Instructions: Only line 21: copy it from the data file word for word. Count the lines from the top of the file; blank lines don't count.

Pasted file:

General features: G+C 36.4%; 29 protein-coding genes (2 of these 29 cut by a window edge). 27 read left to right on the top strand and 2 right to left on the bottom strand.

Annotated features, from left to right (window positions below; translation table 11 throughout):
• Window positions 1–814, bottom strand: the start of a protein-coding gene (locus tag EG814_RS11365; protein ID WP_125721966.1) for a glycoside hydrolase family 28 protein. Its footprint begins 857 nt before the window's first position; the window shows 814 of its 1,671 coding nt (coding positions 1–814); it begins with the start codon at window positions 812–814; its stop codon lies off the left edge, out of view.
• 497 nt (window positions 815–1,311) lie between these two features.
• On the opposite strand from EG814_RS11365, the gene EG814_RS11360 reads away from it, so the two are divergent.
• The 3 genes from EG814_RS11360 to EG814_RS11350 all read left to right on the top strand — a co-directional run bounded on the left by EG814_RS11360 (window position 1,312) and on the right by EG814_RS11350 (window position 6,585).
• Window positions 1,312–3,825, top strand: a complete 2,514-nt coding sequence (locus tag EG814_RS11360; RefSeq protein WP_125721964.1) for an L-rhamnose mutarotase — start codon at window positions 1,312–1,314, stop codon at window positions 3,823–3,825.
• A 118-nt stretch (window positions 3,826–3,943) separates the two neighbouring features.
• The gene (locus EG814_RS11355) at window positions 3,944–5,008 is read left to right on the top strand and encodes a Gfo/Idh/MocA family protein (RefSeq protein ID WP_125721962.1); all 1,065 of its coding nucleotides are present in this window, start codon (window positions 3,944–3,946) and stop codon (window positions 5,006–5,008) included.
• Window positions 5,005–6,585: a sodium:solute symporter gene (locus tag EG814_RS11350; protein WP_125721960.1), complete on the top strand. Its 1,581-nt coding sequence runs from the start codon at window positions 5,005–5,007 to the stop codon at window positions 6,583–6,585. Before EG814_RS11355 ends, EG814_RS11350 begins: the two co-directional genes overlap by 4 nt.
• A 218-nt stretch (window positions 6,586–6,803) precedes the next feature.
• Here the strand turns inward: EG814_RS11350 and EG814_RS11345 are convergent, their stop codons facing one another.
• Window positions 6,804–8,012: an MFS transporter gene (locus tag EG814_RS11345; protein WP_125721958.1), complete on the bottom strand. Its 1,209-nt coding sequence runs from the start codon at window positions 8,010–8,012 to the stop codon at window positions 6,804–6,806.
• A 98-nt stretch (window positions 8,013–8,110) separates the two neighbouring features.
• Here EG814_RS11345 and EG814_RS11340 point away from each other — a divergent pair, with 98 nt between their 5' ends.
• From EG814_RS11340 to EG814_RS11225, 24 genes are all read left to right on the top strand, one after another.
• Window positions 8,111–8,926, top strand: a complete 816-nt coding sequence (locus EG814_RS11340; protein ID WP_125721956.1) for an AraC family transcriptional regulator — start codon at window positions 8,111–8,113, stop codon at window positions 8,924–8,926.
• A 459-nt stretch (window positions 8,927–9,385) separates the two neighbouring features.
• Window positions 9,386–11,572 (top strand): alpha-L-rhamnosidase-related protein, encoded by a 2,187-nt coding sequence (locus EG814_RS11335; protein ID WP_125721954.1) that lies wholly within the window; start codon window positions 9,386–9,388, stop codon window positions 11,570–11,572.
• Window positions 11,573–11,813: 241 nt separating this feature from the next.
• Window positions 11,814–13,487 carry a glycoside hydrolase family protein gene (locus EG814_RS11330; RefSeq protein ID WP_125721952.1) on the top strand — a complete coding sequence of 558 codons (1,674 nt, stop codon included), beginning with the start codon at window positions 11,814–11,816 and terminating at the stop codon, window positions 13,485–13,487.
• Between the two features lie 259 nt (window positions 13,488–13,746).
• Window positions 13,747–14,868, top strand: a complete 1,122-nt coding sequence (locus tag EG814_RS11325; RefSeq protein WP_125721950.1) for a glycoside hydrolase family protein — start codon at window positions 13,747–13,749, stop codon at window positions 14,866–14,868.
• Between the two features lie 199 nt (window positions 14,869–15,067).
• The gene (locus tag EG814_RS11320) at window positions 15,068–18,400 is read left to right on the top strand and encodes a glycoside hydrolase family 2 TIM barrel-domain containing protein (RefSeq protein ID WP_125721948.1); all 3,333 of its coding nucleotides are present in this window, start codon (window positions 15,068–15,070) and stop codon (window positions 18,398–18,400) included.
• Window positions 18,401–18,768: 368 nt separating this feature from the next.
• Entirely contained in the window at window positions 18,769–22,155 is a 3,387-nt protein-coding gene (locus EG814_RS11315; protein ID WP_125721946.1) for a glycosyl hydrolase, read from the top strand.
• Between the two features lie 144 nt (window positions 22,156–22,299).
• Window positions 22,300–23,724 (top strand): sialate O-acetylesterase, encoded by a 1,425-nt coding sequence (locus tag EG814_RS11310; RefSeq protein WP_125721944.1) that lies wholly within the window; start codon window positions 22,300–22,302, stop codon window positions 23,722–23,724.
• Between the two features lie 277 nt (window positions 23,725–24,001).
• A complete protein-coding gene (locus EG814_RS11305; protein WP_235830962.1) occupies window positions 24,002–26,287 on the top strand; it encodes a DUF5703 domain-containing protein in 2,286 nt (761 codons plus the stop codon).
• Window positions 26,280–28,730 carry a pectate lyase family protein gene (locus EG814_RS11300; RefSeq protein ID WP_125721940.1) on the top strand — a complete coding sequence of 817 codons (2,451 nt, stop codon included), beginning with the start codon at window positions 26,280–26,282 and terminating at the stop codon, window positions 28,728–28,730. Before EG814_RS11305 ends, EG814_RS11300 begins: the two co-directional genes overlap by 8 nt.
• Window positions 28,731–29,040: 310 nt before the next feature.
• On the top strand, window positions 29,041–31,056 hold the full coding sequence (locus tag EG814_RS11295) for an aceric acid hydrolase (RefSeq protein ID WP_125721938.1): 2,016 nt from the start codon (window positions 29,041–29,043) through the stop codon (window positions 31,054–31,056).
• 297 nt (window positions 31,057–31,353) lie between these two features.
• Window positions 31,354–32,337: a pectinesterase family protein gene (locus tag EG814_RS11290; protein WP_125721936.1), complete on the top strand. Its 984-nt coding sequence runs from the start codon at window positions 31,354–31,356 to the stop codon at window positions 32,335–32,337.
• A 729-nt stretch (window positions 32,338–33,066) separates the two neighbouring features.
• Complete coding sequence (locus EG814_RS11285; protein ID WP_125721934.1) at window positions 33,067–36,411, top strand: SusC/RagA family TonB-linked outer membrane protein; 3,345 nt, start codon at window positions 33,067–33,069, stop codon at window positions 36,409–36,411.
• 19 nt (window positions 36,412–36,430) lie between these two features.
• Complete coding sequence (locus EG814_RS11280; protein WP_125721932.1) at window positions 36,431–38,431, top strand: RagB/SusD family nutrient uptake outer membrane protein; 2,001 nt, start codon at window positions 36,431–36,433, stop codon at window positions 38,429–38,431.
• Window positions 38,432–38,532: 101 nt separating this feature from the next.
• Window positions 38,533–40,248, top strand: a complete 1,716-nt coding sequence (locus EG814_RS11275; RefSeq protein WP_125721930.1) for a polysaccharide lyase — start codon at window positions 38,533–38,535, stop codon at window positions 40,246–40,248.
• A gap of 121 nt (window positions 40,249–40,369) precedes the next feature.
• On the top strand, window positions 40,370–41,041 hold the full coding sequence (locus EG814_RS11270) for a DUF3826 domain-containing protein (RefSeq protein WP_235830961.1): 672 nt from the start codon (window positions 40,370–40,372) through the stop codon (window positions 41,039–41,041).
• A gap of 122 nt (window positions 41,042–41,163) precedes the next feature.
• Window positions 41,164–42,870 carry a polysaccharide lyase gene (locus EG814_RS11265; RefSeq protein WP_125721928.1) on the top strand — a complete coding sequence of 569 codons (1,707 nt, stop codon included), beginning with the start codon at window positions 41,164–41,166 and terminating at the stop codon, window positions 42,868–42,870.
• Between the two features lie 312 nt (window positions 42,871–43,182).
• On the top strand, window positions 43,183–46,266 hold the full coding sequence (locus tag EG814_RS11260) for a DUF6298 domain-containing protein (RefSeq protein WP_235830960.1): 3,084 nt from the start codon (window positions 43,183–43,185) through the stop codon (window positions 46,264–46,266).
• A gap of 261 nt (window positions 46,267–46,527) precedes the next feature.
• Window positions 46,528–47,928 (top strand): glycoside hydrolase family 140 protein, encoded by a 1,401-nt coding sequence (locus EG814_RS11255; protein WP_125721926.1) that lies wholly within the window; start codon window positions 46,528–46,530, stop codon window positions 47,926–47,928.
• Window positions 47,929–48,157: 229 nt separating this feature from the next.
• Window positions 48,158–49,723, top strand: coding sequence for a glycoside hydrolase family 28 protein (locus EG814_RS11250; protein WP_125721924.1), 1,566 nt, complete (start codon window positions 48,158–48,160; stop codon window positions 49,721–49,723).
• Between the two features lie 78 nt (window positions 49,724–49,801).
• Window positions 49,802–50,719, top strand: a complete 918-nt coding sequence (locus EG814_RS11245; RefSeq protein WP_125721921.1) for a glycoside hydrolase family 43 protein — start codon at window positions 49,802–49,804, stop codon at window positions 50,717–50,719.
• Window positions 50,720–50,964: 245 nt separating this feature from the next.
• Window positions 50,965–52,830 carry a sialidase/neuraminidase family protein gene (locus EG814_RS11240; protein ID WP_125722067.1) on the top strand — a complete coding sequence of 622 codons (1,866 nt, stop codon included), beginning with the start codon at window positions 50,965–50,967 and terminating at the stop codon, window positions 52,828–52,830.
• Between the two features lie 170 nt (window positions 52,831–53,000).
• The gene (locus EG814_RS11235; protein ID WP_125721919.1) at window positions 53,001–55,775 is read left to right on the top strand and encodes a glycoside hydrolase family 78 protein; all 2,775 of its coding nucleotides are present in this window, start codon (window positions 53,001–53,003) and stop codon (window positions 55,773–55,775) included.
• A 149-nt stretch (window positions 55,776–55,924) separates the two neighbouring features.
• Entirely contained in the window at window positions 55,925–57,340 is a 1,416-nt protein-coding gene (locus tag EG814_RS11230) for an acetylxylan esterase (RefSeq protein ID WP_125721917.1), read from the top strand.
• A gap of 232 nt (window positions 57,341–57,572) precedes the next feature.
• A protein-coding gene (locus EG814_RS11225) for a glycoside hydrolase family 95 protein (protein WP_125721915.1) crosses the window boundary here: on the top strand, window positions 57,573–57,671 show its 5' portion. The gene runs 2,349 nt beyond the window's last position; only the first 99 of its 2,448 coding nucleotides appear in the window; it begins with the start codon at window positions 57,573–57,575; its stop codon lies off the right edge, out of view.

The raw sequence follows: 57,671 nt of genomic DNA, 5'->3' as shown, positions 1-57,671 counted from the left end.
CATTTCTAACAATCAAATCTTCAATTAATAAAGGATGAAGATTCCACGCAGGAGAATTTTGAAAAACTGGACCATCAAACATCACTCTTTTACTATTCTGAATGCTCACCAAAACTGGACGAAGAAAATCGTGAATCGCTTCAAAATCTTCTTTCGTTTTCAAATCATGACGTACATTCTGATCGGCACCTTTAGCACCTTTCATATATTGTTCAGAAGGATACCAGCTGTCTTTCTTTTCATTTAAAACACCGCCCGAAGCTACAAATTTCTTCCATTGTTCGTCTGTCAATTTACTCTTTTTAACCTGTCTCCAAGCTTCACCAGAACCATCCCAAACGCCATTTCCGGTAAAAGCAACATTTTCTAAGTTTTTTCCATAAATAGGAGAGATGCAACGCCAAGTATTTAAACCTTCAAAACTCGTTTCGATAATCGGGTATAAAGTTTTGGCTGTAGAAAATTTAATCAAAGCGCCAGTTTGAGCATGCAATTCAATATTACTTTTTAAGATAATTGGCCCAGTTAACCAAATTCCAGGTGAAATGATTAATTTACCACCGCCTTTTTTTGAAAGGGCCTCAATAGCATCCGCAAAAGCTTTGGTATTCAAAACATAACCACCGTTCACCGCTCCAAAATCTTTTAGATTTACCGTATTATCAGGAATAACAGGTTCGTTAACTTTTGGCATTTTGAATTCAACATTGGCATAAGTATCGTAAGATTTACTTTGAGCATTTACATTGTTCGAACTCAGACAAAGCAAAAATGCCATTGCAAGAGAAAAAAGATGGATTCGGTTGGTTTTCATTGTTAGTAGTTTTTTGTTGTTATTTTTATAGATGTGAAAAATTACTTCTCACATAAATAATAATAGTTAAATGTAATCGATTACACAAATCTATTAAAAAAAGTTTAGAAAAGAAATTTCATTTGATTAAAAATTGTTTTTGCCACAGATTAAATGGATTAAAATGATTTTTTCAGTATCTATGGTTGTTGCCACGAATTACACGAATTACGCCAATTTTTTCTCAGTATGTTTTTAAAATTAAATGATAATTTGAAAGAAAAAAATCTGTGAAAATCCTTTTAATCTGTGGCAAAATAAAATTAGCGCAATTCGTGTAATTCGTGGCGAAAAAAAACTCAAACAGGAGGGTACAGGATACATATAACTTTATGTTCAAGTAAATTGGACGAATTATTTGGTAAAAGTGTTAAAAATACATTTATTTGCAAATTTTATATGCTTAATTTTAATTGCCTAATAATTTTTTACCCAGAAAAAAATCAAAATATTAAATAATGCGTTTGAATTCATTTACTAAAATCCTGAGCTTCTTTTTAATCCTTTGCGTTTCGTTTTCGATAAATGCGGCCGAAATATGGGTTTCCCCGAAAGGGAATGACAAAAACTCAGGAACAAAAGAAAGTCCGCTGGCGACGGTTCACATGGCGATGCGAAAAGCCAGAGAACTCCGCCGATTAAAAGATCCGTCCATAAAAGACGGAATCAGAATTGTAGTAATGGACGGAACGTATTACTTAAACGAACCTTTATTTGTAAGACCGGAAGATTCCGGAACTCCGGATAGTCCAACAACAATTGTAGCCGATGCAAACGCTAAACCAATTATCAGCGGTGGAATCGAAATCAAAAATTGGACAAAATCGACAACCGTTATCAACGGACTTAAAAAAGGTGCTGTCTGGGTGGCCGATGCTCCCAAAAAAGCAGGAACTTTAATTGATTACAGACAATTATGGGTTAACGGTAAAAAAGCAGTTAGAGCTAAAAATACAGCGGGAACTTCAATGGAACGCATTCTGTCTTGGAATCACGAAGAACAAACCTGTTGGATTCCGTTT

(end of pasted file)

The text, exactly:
• Window positions 11,814–13,487 carry a glycoside hydrolase family protein gene (locus EG814_RS11330; RefSeq protein ID WP_125721952.1) on the top strand — a complete coding sequence of 558 codons (1,674 nt, stop codon included), beginning with the start codon at window positions 11,814–11,816 and terminating at the stop codon, window positions 13,485–13,487.